The next example shows how you might handle a voice interaction without confirmation:

class MyVoiceActivity extends Activity {
  @Override
  public void onResume() {
    if (isVoiceInteractionRoot()) {
         // Interaction started by the users voice
        doAction();
    }
    finish();
  }
}

If the activity is not a voice activity, it should be completed by touch. Voice interactions should always "fall back" to touch communication when appropriate.

Finishing the Voice Interaction

After your app finishes asking the user questions, your app should call finish() to close the Dialog Plate. Otherwise, the empty Dialog Plate continues to be displayed at the bottom of the screen, which takes up screen space and confuses users.

If you'd like to keep the user in your Activity, you can start a new normal Activity and finish the voice interaction activity. Start your Activity with the Intent.FLAG_ACTIVITY_NEW_TASK flag to exit the voice interaction task.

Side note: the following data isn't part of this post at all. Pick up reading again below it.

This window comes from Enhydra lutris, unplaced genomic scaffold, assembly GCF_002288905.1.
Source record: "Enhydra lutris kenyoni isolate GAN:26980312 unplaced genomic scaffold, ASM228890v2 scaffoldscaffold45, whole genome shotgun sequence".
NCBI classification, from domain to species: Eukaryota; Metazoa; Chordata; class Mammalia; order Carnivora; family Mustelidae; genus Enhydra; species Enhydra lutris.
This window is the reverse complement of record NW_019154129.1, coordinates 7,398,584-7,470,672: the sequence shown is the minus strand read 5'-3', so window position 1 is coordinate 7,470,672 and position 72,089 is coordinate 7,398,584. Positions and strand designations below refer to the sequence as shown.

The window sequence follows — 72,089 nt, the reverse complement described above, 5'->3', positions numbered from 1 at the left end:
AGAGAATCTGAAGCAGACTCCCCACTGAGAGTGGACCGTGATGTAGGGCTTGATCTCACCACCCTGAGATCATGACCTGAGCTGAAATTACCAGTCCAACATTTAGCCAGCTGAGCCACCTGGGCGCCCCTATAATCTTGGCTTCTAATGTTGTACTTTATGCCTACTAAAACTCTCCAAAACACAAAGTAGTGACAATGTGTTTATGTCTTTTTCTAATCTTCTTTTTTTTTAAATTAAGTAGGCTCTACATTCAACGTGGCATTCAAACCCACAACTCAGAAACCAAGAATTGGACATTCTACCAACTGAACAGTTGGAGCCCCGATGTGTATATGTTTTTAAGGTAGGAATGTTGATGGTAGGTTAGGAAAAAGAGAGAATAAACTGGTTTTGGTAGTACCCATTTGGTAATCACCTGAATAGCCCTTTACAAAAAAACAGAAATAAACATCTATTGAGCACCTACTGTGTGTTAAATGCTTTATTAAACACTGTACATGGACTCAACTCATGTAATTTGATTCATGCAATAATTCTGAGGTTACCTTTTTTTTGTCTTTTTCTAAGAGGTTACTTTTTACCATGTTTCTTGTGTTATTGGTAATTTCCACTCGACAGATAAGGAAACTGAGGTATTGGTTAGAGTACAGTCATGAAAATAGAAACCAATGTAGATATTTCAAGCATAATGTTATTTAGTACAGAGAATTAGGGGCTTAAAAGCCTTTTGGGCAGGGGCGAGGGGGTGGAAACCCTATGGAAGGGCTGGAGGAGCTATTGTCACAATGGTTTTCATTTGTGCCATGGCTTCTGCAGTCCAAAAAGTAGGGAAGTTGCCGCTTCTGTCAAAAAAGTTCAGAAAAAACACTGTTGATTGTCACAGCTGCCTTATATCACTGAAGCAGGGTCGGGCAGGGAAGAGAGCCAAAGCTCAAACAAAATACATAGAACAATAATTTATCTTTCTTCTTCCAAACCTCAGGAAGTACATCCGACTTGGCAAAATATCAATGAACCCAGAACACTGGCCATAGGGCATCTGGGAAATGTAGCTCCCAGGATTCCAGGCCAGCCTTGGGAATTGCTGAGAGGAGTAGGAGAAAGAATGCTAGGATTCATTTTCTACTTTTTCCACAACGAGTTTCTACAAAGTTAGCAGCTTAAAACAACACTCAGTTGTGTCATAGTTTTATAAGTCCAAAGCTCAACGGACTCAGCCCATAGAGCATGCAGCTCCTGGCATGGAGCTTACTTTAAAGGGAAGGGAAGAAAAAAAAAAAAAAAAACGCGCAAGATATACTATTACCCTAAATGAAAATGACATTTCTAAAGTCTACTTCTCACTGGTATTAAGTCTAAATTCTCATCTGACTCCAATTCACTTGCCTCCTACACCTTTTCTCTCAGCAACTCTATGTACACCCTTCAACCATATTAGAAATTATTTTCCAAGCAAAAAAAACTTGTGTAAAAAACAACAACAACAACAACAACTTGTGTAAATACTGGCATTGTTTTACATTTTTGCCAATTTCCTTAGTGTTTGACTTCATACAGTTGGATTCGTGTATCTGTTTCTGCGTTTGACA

class MyVoiceActivity extends Activity {
  @Override
  public void onResume() {
    if (isVoiceInteractionRoot()) {
        doAction();
    }

    // Start my main non-voice Activity
    Intent intent = new Intent(this, MyMainActivity.class);
    intent.addFlags(Intent.FLAG_ACTIVITY_NEW_TASK);
    startActivity(intent);
    finish();
  }
}

Sending completion status

Communicating the completion status of a voice interaction is a vital part of making individual actions into a valuable assistive experience for the user. For example:

  • The result of some actions can be made available to the user for future use - for example the booking details of a restaurant reservation may be automatically made available as a reminder card in Google Now or from the [my reservations] query.
  • Activities can choose to return a context URI (e.g. a content provider URI on the device or a Web URL deeplink) indicating a reference to the action result. This allows apps to recognize when an action is a "follow on" to a previous action (e.g. cancel the alarm that was just set / share the photo that was just taken)